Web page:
Among people receiving weekly dispensed methadone before the pandemic, receipt of at least a 2-week supply of take-home doses led to a 28 per cent reduction in treatment discontinuation, a 31 per cent reduction in treatment interruption, and no increased risk of overdose, compared to those with no increase in take-home doses.

The authors note that offering extended take-home doses of OAT still needs to be made on a case-by-case basis between an individual and their clinician because some patients don’t have safe places to store the medication or may have clinical reasons why having longer take-home doses wouldn’t be appropriate. However, these findings suggest that clinicians were able to identify patients in their practice who would benefit from more flexible OAT, and that providing this flexibility should be more broadly considered in the future.

“The allowance of take-home doses gives a person agency over their opioid agonist therapy and allows for greater work availability or uninterrupted daily normalcy,” said Charlotte Munro, a co-author of the study and a lived-experience research team member with ODPRN.

“Extending trust and responsibility is important – it gives someone confidence and the probability to continue OAT successfully. Shame and stigma could potentially be reduced by not having the daily public consumption of OAT. I hope take-home doses will be considered and implemented in the future, regardless of the pandemic.”

About St. Michael’s

St. Michael’s Hospital provides compassionate care to all who enter its doors. The hospital also provides outstanding medical education to future health care professionals in more than 27 academic disciplines. Critical care and trauma, heart disease, neurosurgery, diabetes, cancer care, care of the homeless and global health are among the Hospital’s recognized areas of expertise. Through the Keenan Research Centre and the Li Ka Shing International Healthcare Education Centre, which make up the Li Ka Shing Knowledge Institute, research and education at St. Michael’s Hospital are recognized and make an impact around the world. Founded in 1892, the hospital is fully affiliated with the University of Toronto.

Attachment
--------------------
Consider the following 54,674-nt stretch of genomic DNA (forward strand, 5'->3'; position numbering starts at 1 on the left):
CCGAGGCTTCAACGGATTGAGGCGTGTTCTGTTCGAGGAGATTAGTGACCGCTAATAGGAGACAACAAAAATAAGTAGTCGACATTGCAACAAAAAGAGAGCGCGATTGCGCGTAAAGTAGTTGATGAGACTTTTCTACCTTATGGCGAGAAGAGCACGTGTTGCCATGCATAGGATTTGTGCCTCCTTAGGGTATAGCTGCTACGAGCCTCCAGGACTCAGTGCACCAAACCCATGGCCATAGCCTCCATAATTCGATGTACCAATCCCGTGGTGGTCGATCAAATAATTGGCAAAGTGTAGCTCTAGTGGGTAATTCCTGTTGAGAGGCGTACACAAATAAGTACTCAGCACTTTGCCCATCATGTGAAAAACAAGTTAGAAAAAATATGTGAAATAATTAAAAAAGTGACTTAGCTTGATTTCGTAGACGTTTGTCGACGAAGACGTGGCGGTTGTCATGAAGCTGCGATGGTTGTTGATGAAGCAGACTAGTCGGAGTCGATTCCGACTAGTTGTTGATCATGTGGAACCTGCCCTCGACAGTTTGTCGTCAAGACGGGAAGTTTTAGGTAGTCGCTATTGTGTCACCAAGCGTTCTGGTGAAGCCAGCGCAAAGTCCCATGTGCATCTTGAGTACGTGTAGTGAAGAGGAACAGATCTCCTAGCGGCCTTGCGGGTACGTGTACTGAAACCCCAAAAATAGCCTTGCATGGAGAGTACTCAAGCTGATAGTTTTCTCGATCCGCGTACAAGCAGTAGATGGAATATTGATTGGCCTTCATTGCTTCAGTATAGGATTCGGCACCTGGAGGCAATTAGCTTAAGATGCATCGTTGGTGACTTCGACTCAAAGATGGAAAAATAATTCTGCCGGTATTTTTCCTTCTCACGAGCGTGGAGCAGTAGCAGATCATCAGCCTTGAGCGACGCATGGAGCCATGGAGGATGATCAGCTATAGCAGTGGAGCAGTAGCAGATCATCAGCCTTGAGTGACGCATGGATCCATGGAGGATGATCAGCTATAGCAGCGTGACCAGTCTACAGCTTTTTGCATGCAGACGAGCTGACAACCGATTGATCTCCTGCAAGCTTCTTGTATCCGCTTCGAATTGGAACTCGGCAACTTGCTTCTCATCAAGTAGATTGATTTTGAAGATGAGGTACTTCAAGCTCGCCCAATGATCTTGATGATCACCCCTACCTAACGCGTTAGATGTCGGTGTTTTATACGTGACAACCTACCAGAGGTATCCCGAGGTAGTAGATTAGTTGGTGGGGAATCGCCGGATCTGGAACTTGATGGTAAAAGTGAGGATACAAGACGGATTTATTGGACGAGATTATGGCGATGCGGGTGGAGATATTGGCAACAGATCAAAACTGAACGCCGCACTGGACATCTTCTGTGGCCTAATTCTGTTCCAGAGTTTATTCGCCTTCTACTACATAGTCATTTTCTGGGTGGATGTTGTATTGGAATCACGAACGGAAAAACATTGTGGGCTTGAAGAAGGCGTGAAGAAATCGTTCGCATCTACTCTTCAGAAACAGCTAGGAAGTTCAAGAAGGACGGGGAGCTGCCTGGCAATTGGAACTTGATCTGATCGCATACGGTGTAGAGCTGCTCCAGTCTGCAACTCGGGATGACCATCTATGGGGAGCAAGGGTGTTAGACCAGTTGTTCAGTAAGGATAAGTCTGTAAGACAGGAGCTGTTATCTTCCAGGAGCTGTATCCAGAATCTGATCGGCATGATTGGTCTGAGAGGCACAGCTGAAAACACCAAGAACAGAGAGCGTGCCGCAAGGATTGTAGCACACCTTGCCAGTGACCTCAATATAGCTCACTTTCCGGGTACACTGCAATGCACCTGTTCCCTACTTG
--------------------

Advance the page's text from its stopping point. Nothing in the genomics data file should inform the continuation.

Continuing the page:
About Unity Health Toronto

Unity Health Toronto, comprised of St. Joseph’s Health Centre, St. Michael’s Hospital and Providence Healthcare, works to advance the health of everyone in our urban communities and beyond. Our health network serves patients, residents and clients across the full spectrum of care, spanning primary care, secondary community care, tertiary and quaternary care services to post-acute through rehabilitation, palliative care and long-term care, while investing in world-class research and education. For more information, visit www.unityhealth.to.

About ICES

ICESis an independent, non-profit research institute that uses population-based health information to produce knowledge on a broad range of health care issues. Our unbiased evidence provides measures of health system performance, a clearer understanding of the shifting health care needs of Ontarians, and a stimulus for discussion of practical solutions to optimize scarce resources. ICES knowledge is highly regarded in Canada and abroad, and is widely used by government, hospitals, planners, and practitioners to make decisions about care delivery and to develop policy. In October 2018, the institute formerly known as the Institute for Clinical Evaluative Sciences formally adopted the initialism ICES as its official name. For the latest ICES news, visit www.ices.on.ca.

Media contacts:

Jennifer Stranges, Senior Communications Advisor at Unity Health Toronto jennifer.stranges@unityhealth.to

Niveen Saleh, Director of Communications at ICES